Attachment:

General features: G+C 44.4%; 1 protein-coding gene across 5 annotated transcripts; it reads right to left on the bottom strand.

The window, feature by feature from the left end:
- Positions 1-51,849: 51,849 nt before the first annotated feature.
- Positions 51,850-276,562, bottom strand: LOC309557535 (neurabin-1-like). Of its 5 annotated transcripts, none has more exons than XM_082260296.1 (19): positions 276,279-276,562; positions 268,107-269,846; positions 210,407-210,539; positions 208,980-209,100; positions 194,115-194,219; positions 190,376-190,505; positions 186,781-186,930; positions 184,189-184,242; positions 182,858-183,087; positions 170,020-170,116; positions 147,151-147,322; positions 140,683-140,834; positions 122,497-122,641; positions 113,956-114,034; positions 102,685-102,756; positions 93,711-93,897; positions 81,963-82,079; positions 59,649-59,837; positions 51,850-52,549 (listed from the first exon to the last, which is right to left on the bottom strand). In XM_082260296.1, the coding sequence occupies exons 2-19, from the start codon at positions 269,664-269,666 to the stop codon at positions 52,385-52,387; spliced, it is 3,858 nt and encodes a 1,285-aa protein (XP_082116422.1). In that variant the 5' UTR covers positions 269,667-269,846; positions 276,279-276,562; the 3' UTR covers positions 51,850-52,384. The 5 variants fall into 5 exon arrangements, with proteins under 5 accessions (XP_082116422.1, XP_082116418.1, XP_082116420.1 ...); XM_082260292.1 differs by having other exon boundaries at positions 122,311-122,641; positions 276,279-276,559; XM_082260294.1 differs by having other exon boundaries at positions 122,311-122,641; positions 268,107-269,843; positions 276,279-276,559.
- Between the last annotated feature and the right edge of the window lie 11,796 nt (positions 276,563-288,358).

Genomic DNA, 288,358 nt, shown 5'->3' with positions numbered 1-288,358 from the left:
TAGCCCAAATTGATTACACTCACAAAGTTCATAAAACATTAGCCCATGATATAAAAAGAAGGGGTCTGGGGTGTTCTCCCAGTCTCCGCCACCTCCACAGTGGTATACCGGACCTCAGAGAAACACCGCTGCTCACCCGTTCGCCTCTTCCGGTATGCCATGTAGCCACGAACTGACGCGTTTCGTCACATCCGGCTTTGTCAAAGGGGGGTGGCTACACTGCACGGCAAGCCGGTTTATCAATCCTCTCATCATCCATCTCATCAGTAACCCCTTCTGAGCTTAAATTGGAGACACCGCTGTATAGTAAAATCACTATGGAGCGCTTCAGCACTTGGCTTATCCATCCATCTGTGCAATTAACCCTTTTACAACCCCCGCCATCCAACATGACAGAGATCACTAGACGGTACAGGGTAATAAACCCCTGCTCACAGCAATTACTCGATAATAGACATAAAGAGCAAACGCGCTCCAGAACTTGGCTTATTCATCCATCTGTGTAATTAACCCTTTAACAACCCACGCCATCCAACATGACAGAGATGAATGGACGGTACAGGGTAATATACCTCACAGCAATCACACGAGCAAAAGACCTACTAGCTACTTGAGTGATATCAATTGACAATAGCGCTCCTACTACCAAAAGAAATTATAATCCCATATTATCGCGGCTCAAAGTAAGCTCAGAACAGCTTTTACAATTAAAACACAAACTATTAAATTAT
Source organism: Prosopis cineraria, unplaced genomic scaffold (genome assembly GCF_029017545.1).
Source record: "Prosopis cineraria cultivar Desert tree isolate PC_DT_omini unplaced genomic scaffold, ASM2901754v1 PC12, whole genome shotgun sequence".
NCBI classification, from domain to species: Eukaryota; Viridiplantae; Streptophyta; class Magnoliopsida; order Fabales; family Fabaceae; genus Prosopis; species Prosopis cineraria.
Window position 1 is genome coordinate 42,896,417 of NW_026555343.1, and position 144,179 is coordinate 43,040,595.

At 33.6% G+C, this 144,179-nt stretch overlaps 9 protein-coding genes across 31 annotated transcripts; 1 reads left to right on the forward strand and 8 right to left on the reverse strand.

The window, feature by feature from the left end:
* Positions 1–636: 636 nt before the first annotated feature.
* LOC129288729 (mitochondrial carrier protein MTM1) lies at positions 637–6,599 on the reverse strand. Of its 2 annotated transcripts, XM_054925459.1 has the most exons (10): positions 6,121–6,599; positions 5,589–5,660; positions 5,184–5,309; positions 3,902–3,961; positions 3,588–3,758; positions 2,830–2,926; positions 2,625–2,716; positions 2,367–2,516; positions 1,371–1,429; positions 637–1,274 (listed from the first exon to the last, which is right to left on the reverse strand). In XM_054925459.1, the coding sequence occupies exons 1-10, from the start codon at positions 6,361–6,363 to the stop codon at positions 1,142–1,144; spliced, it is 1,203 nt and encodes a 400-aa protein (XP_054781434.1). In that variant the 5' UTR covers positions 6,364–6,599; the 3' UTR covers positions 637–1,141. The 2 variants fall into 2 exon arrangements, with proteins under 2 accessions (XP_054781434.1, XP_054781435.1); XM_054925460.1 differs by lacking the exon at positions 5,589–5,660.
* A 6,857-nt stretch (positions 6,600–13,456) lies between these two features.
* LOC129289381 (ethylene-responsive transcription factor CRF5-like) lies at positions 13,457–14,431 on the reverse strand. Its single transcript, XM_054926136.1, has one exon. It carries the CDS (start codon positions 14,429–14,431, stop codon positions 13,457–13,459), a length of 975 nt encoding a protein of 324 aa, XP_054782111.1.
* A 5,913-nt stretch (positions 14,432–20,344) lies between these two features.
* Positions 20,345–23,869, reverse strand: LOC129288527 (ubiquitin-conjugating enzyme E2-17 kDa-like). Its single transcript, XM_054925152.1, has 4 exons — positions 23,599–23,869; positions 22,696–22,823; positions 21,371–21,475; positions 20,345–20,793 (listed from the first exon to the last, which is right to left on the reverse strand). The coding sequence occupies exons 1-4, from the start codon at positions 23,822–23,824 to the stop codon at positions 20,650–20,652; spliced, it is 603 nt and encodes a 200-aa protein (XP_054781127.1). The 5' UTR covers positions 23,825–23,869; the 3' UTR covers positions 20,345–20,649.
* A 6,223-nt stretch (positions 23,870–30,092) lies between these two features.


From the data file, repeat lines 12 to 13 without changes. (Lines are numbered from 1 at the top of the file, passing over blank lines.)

At 33.6% G+C, this 144,179-nt stretch overlaps 9 protein-coding genes across 31 annotated transcripts; 1 reads left to right on the forward strand and 8 right to left on the reverse strand.

The window, feature by feature from the left end: